"Everytime I sing or talk with Lisa, it's coming back,"  Forester said.         

He attended music therapy every week for one year, but now he goes sporadically.

Gallagher said language is on the left side of the brain and music is on the right, so music therapy is helping to retrain the left side of Forester’s brain.

“I mean, his speech is just amazing now,” Gallagher said. “He still has some pauses every now and then, but he talks up a storm.”

Music therapy can also be used for patients who suffer from depression, anxiety, pain, autism and cognitive disabilities.

Gallagher said patients don’t need to be musically inclined.

And, Forester hopes he can one day return to teaching.

“I’m always pushing the envelope, you know, because I want my life again,” he said.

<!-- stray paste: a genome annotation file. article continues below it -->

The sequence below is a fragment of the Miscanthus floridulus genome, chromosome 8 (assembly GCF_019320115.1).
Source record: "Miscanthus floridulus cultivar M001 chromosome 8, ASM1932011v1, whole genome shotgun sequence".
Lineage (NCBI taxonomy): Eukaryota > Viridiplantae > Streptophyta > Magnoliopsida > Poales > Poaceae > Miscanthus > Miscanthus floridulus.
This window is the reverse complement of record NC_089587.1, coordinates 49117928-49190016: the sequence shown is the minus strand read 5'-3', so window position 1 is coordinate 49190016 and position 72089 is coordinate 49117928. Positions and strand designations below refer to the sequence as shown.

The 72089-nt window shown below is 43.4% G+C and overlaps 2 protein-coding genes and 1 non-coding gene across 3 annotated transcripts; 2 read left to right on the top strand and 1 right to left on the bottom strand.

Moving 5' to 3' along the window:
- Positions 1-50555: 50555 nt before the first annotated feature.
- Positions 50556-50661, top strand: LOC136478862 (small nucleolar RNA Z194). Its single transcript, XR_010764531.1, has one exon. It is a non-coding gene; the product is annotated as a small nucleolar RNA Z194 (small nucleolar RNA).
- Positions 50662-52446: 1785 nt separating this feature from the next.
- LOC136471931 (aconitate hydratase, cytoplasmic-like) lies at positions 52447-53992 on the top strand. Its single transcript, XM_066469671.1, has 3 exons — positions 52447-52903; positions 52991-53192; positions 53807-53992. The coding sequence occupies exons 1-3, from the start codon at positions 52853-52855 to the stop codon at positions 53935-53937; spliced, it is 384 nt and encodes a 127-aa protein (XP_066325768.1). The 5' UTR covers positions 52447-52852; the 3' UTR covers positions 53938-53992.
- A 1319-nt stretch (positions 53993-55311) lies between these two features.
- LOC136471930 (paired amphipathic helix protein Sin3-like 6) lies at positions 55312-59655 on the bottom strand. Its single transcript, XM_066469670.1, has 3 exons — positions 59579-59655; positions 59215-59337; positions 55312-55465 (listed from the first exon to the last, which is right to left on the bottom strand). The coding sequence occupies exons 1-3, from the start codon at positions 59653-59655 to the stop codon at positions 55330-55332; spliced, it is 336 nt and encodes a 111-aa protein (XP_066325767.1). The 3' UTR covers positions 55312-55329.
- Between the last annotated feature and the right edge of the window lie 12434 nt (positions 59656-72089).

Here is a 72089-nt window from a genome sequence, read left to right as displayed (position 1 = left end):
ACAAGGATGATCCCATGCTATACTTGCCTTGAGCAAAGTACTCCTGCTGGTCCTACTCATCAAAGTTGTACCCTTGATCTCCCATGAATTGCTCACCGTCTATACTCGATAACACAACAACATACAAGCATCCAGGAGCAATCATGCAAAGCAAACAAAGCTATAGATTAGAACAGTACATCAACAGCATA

Teen with genetic condition crowned homecoming king

UNIONVILLE, Tenn. - Three Tennessee homecoming king nominees made a unanimous and touching decision that no matter who won, they would give the crown to a beloved student with a genetic condition.

Students Jesse Cooper, Drew Gibbs and Zeke Grissom were all nominated for homecoming king at Community High School's basketball homecoming ceremony.

The teens got together and decided that the winner would turn over the honor to junior Scotty Maloney, who has Williams Syndrome, a neurological disorder that inhibits learning and speech.

"I've been blessed with so many things," Cooper told ABC News' Nashville affiliate WKRN-TV. "I just wanted Scotty to experience something great in his high school days."

"He's always happy, so he deserves some recognition for who he is," Gibbs said.

Cooper won the popular vote for king, but when the official announcement was made at a Friday ceremony, the principal told the crowd what the nominees had decided to do.

"When they called [Scotty's] name, his eyes got really big and I don't know that he registered exactly what was happening. He knew something was," Maloney's teacher Liz Hestle Gassaway told "It was very, very emotional."